How should serious supporters of health-care reform spend the month of August?
Not by getting trapped in the narrow "debate" between "party of no" Republicans who favor no reform at all, and Blue Dog Democrats, whose "reform" is to make a bad system worse.
And not by campaigning for "buzz words – "public option," "employer mandates" – or whatever President Obama or Speaker Pelosi happen to favor this week. There will be plenty of advertising and organizing to that end, including a $15 million expenditure by the AFL-CIO.
Americans who want to tip the debate in the most progressive direction should take advantage an opening provided at the last minute during negotiations to get a bill approved by the House Energy and Commerce Committee.
And they should do so by advocating even more aggressively for single-payer health care.
One of the many side deals that House Speaker Nancy Pelosi, D-California, and Energy and Commerce chair Henry Waxman, D-California, had to cut to get the votes they needed for the compromise reform measure that was approved before the House broke for its August recess will allow a floor vote on real reform.
Waxman sidetracked a move by New York Congressman Anthony Weiner to replace his proposal with a single-payer plan by agreeing – with Pelosi's approval – to schedule a vote by the full House on the plan to replace the current for-profit system with a Medicare-style plan that covers all Americans and controls costs.
"A lot of members on our committee want a vote on that," Waxman, a California Democrat who has worked closely with the Speaker to advance a moderate reform agenda, said of single-payer. "I believe their wishes will be accommodated."
Weiner is declaring a sort of victory, saying that: "Single-payer is a better plan and now it is on center stage. Americans have a clear choice. Their Member of Congress will have a simpler, less expensive and smarter bill to choose. I am thrilled that the Speaker is giving us that choice."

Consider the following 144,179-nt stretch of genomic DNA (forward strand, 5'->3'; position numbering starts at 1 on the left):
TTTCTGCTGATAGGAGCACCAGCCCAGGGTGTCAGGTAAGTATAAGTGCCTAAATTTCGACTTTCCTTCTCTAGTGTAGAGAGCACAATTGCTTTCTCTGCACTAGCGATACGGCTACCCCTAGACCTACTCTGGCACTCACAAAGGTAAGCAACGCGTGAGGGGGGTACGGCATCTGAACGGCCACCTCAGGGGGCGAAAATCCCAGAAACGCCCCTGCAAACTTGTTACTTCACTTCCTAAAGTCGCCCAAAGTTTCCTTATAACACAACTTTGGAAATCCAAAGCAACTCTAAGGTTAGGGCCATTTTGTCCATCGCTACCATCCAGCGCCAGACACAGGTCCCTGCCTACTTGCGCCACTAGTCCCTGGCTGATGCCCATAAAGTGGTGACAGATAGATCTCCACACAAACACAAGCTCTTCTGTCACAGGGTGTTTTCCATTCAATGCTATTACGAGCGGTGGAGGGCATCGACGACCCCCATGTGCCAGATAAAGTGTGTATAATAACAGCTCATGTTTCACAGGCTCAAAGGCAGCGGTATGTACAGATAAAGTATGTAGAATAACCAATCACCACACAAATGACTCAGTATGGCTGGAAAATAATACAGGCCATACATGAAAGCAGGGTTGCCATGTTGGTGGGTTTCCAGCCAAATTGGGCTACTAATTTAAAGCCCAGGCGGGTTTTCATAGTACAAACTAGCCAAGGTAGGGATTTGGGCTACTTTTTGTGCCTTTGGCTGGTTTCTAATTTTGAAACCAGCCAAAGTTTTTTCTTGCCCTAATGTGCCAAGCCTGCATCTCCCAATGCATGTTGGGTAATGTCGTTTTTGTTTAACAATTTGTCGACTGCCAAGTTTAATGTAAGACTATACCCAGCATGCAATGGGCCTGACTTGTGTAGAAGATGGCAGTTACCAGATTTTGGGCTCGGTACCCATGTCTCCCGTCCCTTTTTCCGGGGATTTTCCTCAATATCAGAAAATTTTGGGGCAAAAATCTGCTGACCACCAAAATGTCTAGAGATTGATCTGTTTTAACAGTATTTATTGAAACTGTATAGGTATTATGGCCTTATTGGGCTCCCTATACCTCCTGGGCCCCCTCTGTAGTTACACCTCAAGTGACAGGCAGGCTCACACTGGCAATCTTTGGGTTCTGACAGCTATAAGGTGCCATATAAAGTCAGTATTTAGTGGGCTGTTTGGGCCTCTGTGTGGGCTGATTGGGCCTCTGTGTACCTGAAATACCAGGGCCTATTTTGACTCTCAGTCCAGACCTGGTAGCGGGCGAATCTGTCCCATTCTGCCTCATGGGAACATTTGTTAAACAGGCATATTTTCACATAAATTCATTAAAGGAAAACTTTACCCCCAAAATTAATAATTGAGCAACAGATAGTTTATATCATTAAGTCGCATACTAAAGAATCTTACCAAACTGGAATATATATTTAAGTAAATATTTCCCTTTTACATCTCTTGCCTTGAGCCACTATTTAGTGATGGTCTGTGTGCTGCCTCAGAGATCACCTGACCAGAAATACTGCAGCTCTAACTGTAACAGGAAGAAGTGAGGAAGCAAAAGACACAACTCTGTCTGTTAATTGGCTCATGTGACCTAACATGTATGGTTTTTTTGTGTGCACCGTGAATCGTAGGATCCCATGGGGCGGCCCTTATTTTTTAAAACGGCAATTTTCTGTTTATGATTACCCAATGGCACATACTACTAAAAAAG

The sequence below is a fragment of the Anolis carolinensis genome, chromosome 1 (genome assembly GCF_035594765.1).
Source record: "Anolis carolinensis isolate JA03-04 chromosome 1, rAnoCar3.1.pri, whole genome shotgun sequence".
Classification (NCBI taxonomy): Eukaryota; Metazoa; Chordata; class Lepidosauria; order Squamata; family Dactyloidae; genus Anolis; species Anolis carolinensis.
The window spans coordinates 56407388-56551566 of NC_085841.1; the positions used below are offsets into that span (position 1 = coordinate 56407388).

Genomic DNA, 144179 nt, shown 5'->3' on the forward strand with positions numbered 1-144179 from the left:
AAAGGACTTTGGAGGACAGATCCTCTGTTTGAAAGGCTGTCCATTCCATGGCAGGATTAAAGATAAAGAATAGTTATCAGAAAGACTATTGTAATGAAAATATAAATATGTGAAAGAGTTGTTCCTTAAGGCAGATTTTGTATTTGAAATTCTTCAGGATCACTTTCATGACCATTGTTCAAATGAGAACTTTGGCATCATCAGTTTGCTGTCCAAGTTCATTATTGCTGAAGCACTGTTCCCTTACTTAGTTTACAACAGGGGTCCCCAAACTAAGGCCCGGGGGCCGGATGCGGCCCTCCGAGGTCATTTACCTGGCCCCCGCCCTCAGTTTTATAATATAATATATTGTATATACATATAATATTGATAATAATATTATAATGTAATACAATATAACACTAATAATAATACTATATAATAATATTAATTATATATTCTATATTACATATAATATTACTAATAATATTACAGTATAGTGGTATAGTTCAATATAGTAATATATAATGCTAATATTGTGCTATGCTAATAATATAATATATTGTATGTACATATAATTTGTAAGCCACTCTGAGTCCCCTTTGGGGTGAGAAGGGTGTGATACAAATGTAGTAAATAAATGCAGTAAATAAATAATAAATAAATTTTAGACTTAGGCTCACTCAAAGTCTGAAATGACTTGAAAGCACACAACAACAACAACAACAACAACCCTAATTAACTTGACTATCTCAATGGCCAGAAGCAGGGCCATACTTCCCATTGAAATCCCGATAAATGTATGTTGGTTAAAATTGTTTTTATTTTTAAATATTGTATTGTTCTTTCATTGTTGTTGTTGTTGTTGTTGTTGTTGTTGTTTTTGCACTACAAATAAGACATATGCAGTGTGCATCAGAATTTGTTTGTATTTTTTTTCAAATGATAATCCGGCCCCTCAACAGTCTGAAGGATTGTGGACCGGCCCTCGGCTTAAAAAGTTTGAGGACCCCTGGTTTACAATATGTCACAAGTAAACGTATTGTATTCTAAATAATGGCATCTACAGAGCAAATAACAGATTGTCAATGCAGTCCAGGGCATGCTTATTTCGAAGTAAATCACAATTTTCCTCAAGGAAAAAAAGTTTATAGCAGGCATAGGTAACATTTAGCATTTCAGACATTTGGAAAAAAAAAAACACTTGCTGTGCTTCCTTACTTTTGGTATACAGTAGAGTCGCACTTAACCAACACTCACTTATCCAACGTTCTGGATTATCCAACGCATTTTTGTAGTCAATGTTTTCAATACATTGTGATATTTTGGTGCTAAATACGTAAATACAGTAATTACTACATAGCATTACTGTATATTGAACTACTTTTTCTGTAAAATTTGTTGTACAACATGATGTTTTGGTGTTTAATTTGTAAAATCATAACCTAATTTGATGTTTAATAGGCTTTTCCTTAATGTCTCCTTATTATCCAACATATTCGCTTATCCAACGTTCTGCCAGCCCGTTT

Of course, getting a September vote on single-payer does not mean that single-payer will get the votes.
With the Obama administration and congressional leaders determined to compromise rather than fight, it is unlikely in the extreme that the current debate will end with the adoption of a single-payer plan. Even if the House approved one, it would still face a fight in the Senate.
But just as Republicans are willing to just say "no" to any reform, progressives should just say "yes" to real reform.
Campaigning for single-payer in August – by demanding that members of the House agree to support such a plan when it comes up for a vote, and by urging senators to schedule and support a similar vote in their chamber – is the best was to assure that whatever reform ultimately comes will err on the side of Americans who need health care rather than insurance companies that would deny them that care.
At the very least, single-payer advocacy should preserve an amendment sponsored by Congressman Dennis Kucinich, D-Ohio, which would allow states to experiment with single-payer programs even if the federal government refuses to do so. That's a significant matter, since Canada's national health care program began with single-payer experiments at the provincial level.
The worst mistake that progressives could make in August would be to put their time and energy into getting members of Congress to agree to back a barely-acceptable compromise that could end up being unacceptable by the time the lobbyists and their political handmaidens finish with it.
Better to get representatives and senators to commit to back single-payer bills.
That does not prevent them from ultimately agreeing to compromise measures.
But it gets them to begin on the side of real reform, and lessens the likelihood that the eventual deals will be as bad as the schemes that the Blue Dogs tried to impose before the break.
Perhaps just as importantly, a strong vote for single-payer will remind the Obama administration that the president was right when he said six years ago that single-payer was the right response to the mess that private insurers and their allies have made of our health-care system.
Groups that back single-payer are gearing up for August activism.
Keep track of the most important advocacy on the health care issue by following the work of Physicians for a Natonal Health Program at www.pnhp.org, the California Nurses Association at http://www.pdamerica.org.
Activist David Swanson is suggesting that this should be "Single-Payer Summer."
Only if Americans who favor real reform make this "Single-Payer Summer" will we have anything worth considering in the fall.